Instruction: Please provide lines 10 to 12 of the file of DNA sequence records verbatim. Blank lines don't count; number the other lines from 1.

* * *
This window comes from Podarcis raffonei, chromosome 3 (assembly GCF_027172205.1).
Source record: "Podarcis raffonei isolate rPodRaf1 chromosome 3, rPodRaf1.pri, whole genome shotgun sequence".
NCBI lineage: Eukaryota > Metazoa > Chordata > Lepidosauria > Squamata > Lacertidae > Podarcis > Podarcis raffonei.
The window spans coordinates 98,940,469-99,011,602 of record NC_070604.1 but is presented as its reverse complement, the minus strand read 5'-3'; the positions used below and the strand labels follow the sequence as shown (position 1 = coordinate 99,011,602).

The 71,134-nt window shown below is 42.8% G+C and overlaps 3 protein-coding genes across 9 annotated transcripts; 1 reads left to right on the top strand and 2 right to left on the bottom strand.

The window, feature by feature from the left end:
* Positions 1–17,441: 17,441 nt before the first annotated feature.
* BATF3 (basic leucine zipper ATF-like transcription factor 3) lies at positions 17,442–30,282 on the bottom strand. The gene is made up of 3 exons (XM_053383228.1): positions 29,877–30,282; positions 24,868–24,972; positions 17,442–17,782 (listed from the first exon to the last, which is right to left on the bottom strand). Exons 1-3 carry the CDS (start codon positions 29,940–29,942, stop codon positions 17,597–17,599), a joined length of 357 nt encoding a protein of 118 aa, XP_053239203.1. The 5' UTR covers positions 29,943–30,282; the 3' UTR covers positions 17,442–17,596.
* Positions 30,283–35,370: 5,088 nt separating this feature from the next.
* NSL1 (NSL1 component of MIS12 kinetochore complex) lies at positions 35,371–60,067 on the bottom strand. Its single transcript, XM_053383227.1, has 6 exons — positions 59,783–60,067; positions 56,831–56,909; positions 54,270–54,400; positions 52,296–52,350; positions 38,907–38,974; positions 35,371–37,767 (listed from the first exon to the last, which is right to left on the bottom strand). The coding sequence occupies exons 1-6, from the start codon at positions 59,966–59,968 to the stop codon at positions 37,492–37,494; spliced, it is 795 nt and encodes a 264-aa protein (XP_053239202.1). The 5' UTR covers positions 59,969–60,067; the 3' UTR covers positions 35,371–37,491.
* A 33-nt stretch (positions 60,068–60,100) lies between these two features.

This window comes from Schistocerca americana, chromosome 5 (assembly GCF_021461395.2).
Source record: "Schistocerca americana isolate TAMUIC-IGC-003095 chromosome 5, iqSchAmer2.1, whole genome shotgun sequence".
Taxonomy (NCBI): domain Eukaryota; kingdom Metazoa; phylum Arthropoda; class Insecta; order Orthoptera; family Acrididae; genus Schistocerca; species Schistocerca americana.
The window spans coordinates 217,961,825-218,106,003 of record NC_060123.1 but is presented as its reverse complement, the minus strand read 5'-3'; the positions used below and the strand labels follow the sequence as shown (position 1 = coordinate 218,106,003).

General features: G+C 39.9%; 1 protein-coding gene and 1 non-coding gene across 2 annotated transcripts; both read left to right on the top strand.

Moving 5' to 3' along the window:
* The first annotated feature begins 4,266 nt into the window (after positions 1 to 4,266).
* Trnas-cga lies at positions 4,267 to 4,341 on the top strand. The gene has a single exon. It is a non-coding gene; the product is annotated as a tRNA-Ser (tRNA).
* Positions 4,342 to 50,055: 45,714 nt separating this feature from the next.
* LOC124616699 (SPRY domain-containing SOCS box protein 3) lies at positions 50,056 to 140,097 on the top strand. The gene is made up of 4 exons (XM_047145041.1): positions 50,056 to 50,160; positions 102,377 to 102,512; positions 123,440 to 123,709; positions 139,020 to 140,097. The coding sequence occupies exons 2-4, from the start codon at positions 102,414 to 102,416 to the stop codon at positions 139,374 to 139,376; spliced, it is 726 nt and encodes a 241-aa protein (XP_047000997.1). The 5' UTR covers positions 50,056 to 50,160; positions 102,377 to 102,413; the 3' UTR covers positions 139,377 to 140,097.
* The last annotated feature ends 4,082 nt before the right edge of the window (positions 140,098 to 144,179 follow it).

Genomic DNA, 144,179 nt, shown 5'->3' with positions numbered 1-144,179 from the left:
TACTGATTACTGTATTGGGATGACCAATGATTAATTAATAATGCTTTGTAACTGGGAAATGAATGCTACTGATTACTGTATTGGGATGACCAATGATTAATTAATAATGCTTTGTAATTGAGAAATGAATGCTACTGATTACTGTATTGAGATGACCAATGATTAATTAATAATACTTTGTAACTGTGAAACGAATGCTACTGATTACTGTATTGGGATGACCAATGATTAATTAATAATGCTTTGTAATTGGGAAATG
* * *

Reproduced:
* NSL1 (NSL1 component of MIS12 kinetochore complex) lies at positions 35,371–60,067 on the bottom strand. Its single transcript, XM_053383227.1, has 6 exons — positions 59,783–60,067; positions 56,831–56,909; positions 54,270–54,400; positions 52,296–52,350; positions 38,907–38,974; positions 35,371–37,767 (listed from the first exon to the last, which is right to left on the bottom strand). The coding sequence occupies exons 1-6, from the start codon at positions 59,966–59,968 to the stop codon at positions 37,492–37,494; spliced, it is 795 nt and encodes a 264-aa protein (XP_053239202.1). The 5' UTR covers positions 59,969–60,067; the 3' UTR covers positions 35,371–37,491.
* A 33-nt stretch (positions 60,068–60,100) lies between these two features.

This window comes from Schistocerca americana, chromosome 5 (assembly GCF_021461395.2).